Revising teaching practices Transcript

Ahh siem’n’ siyuyu siem’n’i’ mustimuxw

Hayce:pe qu’i’ kwuns mi tecul tuna kweyul

i cun pe hiluqw’I’kwuns mi tecul

Hayce:pe qu’i’ kwuns mi squqip tun u kqeyul

’een’thu Anne Tenning.  tun’ni’ tsun ’utl’ Stz’uminus

This is the first time I've introduced myself in my Hul'qumi'num language. I'd like to thank language teacher Mandy Jones back at home in Nanaimo for teaching me. (audience applause)

My grandmother was fluent in our language and the language was lost in my family through the residential school process.

My respected friends, respected people, thank you for being here today. I'm very happy to be here.

My name is Anne Tenning. I'm a member of the Stz’uminus First Nation on Vancouver Island.

I'm very honoured to be here, joining this esteemed panel of speakers in addressing the essential topic of teaching and communicating Indigenous history. There is no field more important to be to be discussing reconciliation than education.

I would like to also acknowledge that we are on the unceded ancestral territories of the Algonquin people.

I'd like to start by dedicating my presentation to my guest of honour, my mother Elizabeth Tenning. My mom is here with me today. It is her strength and resilience that has inspired each day of my work in the K-12 education system for the past 17 years.

My mom attended Cooper Island residential school. This history is still very fresh for my family as it is for thousands of Indigenous families across Canada.

In 2008, at my mother's residential school settlement hearing, I heard in detail for the first time what my mother's experience was like when she was a child at that school.

By the end of the hearing, I felt sickened, heartbroken, and outraged that such atrocious abuse and cultural genocide could be targeted at my mother and generations of other Indigenous children in the name of education.

In a very short amount of time, we have seen tremendous changes in the education system for students of Indigenous ancestry. In British Columbia, the graduation rate for students of Indigenous ancestry rose above fifty percent for the first time only seven years ago. The rate has continued to climb each year since. This is very promising and there is reason for cautious optimism.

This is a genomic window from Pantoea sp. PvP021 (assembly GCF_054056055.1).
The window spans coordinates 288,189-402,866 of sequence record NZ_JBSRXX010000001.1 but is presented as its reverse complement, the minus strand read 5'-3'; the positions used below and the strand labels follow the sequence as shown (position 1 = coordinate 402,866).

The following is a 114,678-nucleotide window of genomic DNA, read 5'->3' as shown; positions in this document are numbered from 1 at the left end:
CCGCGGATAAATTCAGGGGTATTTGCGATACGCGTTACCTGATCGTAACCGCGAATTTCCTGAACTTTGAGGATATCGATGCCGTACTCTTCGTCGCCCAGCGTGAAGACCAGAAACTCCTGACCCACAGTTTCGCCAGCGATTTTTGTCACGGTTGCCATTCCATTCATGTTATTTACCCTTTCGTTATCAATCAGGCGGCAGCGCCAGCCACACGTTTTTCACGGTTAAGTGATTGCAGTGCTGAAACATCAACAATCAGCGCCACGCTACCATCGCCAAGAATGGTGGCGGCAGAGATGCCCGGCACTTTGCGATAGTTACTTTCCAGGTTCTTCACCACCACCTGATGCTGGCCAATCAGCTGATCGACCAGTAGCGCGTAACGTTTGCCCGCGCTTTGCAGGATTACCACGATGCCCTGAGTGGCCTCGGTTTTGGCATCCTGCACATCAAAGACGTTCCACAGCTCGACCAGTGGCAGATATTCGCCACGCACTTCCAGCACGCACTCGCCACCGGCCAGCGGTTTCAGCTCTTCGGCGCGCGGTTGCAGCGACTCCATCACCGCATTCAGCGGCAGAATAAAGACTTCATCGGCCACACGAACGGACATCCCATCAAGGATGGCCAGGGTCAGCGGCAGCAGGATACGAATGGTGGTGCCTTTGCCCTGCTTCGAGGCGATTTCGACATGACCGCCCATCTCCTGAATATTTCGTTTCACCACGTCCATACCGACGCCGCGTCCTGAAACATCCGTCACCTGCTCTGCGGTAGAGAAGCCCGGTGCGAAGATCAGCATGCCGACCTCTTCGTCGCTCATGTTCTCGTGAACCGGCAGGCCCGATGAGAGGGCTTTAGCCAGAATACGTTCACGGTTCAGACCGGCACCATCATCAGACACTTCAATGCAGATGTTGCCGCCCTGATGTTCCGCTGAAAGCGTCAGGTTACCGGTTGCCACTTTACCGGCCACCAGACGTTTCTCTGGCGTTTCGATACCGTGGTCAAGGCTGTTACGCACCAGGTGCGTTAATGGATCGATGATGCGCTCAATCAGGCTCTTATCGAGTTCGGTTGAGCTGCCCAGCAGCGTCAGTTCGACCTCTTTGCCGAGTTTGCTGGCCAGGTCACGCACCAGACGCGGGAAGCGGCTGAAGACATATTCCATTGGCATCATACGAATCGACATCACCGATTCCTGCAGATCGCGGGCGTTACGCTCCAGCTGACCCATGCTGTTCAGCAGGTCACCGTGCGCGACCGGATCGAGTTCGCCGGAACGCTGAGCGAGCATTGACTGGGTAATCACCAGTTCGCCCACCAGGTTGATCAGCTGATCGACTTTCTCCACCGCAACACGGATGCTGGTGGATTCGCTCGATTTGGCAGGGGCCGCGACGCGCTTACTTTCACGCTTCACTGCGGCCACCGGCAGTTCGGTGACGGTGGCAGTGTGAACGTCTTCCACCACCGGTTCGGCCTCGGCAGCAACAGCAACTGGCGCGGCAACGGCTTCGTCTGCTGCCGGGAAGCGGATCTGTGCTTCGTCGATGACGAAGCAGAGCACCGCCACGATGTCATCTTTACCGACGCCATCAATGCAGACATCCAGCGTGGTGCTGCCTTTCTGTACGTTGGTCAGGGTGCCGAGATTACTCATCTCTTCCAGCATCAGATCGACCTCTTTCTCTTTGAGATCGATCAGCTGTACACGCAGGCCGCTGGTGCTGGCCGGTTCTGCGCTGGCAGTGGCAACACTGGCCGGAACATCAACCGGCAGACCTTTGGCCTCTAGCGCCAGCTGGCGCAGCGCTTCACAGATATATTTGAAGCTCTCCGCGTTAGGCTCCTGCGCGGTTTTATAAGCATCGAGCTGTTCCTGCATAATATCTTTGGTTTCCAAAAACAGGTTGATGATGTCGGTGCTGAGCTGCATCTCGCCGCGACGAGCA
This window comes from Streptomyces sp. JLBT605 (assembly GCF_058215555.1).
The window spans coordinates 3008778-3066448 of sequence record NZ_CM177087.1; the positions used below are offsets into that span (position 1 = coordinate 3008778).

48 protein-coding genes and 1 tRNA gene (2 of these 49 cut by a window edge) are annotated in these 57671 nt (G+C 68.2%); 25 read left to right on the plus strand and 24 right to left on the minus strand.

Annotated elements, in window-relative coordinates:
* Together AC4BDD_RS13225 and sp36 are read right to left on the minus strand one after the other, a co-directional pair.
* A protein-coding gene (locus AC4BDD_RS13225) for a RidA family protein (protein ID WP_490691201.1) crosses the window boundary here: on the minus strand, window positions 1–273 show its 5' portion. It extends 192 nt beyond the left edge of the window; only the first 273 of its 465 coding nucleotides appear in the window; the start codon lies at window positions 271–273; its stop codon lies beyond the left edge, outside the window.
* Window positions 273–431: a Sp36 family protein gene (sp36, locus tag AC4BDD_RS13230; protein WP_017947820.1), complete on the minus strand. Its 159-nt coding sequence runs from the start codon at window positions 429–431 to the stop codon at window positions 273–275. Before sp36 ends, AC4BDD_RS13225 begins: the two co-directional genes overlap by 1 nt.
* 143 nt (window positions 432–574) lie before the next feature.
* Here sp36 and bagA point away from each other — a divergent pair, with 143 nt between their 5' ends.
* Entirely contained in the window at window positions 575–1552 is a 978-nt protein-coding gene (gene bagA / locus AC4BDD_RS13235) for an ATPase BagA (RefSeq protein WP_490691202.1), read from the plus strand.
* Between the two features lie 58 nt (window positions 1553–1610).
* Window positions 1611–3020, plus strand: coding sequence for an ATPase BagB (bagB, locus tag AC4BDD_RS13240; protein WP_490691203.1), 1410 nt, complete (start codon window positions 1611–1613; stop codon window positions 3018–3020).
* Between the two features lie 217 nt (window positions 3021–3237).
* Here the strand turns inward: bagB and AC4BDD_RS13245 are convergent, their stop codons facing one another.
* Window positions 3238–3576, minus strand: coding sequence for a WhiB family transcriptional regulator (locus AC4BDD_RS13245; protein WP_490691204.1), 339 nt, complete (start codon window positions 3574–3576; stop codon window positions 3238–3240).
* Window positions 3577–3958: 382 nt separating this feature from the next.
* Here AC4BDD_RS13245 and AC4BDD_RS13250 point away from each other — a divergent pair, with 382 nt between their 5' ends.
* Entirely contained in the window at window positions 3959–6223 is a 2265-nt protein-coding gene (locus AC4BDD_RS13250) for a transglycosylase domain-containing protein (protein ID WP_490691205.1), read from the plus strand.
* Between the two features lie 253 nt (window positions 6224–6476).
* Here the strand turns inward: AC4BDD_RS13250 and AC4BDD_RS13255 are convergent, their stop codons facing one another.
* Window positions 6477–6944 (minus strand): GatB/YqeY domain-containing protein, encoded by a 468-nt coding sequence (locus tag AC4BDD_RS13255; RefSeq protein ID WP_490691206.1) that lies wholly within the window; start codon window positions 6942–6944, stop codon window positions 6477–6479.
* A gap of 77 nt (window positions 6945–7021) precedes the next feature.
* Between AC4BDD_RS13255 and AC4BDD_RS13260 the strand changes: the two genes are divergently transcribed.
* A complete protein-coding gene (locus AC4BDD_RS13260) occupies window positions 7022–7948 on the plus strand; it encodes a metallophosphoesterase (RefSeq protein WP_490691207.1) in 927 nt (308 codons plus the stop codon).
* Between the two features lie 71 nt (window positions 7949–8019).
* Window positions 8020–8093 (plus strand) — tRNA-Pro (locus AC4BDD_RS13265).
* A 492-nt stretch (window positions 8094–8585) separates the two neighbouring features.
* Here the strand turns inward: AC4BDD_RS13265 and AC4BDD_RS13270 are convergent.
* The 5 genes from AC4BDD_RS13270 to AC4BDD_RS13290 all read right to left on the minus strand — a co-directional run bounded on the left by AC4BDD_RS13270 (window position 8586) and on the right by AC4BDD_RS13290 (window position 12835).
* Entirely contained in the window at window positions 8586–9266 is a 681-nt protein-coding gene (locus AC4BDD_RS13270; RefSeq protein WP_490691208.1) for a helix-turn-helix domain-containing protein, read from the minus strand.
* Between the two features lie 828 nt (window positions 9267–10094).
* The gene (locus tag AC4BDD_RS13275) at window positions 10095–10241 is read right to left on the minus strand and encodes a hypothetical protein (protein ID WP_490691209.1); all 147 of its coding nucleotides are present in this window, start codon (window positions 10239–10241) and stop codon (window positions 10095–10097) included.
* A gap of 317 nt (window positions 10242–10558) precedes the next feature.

I have witnessed the tremendous determination it takes graduates of Indigenous ancestry to navigate their way through what is, in many ways, still a very challenging system. That the graduation rate is going up confirms that what is happening in our schools and classrooms is improving.

But, these rates are still far from acceptable. What about the almost forty percent of students of Indigenous ancestry who do not complete their K-12 educational journey.

They have not failed. The education system has failed them.

True reconciliation and education will see students of Indigenous ancestry graduate from a K-12 system that is culturally safe, meaningful, and inclusive of Indigenous knowledge.

Given the tenuous relationship that my family has with the education system. It is somewhat ironic that I
chose education for my career, but I have come to realize that as destructive and damaging as education has been for Indigenous people, it can be equally as empowering and healing

I was once debating with someone about Indigenous issues when he said to me, "I'm surprised that you're not more of an activist," and I responded, "I can't think of a form of activism more influential than infiltrating the education system itself and challenging and changing perspectives from within and that's how I looked when I said it.

The way that I experienced history as a subject when I was in school was far from inspirational.

History was largely a lifeless entity encapsulated and grossly biased textbooks that perpetuated stereotypes and portrayed us as a conquered people whose culture only existed in the distant past. I couldn't help but to feel somewhat embarrassed when it was time for the Indian unit in Social Studies.

When I became a teacher, I vowed that I would I would work to help change that. For many years, I had the privilege of teaching a course that is still my favourite called BC First Nations Studies 12.

I ensured that my students experienced history as something living, experiential, and thought-provoking. That history did not start with the arrival of explorers, fur traders, and settlers but with the myriad of complex and sophisticated Indigenous societies that have occupied these lands since time immemorial.

That the history of Indigenous people can be learned from a strength-based perspective, highlighting the Indigenous resistance and resilience that have been a mainstay throughout the eras, but I also had to prepare my students that what they were learning would likely bump up against what many adults had been taught about Indigenous people and that they could use the innocuous power of knowledge to dismantle ignorance and challenge stereotypes and racism.

A father of one of my students once good-naturedly exclaimed to me, "I don't know what you're doing in this class but do we ever get into some interesting arguments around the dinner table these days."

"Good," I replied, "I hope she's teaching you something new."